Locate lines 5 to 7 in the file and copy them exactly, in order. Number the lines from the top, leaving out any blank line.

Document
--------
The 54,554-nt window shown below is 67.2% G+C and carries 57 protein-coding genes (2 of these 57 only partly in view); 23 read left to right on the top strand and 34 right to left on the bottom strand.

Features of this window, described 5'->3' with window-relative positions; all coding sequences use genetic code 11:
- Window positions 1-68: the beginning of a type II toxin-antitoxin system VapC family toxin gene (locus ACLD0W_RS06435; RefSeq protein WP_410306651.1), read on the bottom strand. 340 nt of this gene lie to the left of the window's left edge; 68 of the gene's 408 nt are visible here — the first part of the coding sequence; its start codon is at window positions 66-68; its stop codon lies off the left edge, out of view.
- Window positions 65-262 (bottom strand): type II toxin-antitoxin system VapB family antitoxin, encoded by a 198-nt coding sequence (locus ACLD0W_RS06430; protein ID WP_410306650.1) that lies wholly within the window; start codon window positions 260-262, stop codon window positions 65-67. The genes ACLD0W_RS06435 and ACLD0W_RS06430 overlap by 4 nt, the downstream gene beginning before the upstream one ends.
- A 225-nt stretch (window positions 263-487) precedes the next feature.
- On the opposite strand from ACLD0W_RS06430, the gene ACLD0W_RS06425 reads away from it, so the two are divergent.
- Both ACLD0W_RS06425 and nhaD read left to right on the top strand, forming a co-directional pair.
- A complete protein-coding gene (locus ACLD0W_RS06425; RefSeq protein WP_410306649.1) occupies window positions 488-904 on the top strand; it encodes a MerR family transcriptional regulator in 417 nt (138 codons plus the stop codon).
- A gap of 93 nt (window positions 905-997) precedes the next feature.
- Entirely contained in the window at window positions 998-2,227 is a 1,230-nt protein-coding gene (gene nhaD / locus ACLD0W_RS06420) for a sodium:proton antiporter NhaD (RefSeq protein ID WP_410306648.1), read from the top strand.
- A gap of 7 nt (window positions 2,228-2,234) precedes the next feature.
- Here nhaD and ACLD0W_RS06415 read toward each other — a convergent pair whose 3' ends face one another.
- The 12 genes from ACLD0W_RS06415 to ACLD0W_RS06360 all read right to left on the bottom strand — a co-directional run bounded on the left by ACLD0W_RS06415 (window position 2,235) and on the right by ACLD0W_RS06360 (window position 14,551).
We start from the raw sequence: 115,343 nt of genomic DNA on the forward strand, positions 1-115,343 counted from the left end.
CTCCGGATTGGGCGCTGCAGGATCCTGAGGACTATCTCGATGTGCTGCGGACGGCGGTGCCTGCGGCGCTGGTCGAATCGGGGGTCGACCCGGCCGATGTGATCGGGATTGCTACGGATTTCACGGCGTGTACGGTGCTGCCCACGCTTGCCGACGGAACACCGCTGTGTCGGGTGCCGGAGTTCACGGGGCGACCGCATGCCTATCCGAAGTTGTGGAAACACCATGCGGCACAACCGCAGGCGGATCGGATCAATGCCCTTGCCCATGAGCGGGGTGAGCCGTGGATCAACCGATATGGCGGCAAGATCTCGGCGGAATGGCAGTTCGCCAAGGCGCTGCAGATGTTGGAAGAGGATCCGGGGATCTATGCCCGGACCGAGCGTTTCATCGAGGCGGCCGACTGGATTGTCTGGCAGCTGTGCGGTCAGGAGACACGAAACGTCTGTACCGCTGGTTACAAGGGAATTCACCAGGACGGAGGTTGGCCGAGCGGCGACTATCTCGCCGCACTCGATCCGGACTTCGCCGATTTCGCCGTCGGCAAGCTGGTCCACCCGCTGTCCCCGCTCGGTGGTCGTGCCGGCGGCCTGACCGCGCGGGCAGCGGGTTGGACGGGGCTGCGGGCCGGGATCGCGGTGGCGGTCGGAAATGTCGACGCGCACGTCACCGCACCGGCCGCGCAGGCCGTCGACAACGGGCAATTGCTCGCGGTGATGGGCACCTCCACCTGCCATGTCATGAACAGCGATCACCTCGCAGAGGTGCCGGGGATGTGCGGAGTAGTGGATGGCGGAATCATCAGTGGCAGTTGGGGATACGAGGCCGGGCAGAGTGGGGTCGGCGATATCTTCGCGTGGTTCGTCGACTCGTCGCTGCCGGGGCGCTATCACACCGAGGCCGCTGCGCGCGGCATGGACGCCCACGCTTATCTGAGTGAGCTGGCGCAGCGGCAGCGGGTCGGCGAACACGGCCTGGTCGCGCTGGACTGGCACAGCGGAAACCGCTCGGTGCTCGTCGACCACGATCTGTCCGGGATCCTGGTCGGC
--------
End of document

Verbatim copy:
- A 225-nt stretch (window positions 263-487) precedes the next feature.
- On the opposite strand from ACLD0W_RS06430, the gene ACLD0W_RS06425 reads away from it, so the two are divergent.
- Both ACLD0W_RS06425 and nhaD read left to right on the top strand, forming a co-directional pair.